“Good to soft is ideal, but he’ll go on anything really which a lot of horses don’t, it makes placing him pretty easy to be honest,” said Brace.
Brace is based with Cotswold trainer Fergal O’Brien, who provides him with the majority of his rides and has been a great support throughout the jockey’s struggles with successive injuries.
“I broke my arm a couple of years ago and missed the Cheltenham Festival, and then this Festival just gone I had a couple of rides booked for Fergal on the Friday and broke my arm on the Thursday again,” he explained.
“I was out for about 10 or 12 weeks with that and I came back, I was riding for two weeks and I actually broke my collarbone. It was a very quiet start to the season as it came off my sternum, but hopefully I’ll get going a bit now.
“Fergal has been massive for me really. I’d just ridden out my claim and things were steady enough anyway and Fergal backed me the whole way through that when I had a quiet patch with injuries. Without him the ball definitely would not have started rolling again.”
O’Brien trains the aforementioned Paint The Dream for the Brace’s grandfather, another bay gelding bred at Dunraven Stud and a horse that Brace has ridden throughout the majority of his career.
“He was born and bred at my gramps and he’s been a very good horse for us so far,” he said.
“I think he’s going to run on the same day as Colorado Doc at Chepstow, he goes in the two-and-a-half-mile open handicap chase there.
“We’ve sorted a few things out since he ran at Cheltenham (12th in the Paddy Power Gold Cup), he just didn’t hit the line that day. Hopefully he can get back to how good he looked when he won at Chepstow at the start of the year.
“Even if we don’t bring home any winners, I’m sure everyone will have a great day out anyway – it’s great to be part of it.”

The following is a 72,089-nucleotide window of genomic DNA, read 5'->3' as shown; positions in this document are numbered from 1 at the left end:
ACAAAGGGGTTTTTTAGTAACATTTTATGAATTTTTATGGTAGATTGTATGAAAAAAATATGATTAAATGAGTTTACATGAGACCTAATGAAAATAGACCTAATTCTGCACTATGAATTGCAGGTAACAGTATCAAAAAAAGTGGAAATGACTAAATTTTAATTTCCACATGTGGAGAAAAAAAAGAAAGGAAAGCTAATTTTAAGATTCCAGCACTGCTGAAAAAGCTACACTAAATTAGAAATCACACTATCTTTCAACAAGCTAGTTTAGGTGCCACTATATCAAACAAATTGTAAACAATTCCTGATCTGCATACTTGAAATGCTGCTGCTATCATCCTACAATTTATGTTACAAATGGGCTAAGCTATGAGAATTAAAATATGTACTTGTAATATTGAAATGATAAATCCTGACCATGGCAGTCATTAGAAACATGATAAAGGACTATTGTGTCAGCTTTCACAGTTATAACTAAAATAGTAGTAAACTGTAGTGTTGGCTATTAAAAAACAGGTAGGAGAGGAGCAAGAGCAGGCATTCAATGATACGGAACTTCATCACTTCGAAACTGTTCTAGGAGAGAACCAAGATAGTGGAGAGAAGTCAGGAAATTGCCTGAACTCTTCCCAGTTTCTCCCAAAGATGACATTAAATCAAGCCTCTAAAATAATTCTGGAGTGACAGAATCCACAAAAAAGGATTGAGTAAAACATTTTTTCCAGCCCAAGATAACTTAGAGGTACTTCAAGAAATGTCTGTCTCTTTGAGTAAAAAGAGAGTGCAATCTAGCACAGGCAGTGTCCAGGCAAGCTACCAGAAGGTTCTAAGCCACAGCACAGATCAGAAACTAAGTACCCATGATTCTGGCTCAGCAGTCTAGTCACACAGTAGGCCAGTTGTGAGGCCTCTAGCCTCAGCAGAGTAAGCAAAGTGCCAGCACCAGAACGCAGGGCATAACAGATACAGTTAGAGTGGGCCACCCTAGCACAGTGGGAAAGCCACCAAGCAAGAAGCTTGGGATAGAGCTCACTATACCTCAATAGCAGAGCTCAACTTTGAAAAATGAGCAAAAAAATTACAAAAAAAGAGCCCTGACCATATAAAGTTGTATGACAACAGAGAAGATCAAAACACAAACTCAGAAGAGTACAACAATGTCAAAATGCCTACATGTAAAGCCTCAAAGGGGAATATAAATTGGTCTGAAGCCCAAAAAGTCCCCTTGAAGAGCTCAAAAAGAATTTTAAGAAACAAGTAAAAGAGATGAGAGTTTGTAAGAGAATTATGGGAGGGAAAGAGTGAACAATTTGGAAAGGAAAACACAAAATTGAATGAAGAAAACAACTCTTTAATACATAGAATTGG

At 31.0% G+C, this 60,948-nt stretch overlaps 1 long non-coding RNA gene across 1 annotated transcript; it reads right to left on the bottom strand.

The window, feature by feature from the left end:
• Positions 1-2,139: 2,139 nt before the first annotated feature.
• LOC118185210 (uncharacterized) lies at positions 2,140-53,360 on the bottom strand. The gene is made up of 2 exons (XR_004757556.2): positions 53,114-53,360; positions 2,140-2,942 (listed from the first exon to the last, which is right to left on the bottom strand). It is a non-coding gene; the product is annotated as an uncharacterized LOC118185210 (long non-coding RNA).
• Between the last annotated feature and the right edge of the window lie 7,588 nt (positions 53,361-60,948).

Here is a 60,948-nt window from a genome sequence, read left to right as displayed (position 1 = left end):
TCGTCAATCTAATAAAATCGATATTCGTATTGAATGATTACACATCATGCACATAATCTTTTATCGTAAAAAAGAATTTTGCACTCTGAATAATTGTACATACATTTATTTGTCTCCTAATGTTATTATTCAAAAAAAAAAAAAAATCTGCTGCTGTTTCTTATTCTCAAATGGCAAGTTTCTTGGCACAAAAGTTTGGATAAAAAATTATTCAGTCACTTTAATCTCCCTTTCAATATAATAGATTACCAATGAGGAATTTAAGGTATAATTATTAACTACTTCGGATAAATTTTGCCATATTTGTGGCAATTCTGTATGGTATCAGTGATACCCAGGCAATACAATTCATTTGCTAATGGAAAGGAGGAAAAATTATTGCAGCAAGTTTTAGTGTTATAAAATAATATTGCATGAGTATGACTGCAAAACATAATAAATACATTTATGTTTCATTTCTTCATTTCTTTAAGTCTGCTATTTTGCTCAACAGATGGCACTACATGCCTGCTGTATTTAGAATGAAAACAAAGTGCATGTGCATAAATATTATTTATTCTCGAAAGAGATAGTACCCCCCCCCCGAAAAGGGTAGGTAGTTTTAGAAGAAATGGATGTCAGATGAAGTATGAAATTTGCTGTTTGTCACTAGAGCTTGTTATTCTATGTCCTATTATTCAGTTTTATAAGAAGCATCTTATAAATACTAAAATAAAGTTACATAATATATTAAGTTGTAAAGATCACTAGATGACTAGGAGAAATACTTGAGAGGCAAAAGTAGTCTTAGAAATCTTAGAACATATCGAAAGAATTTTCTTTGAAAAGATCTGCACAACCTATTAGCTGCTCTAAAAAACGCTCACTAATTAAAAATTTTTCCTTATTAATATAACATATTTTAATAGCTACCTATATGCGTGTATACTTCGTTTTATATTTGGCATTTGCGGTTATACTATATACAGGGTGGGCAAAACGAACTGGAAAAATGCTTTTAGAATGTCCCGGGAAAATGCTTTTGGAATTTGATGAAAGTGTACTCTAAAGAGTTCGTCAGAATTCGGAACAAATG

The Welsh National is a coveted prize for any jockey, but success in the race is naturally more significant to a Welshman and would be even more treasured by Brace considering the family connection to his horse.
“A lot of people in Wales would know about it, a lot of school friends and friends from home. It’s a race in Wales that everyone knows, so to win it would be great, we’d be delighted,” he said.
“It’s great for anyone to have a ride in a big race, but mine is for my grandad and knowing the horse this long makes it a little bit more special – to win it would just be the icing on the cake.”
While Colorado Doc would rightly be celebrated if he were to triumph at Chepstow, another member of his family is already revered in the industry as he is a half-brother to Henry de Bromhead’s all-conquering unbeaten hurdler Honeysuckle.
Brace’s grandfather at one point owned the mare that produced both horses, giving the family another equine star to follow throughout the National Hunt season.
“My gramp used to have the mare, First Royal, then he sold her after having Colorado Doc,” said Brace, who is currently 65th in the jump jockeys’ championship.
“He’s not quite as good as his sister, but he’s good in his own right anyway. We’re always keeping an eye on her and we’ve always watched her.
“If Colorado Doc had been a mare it would have been quite handy, I think!”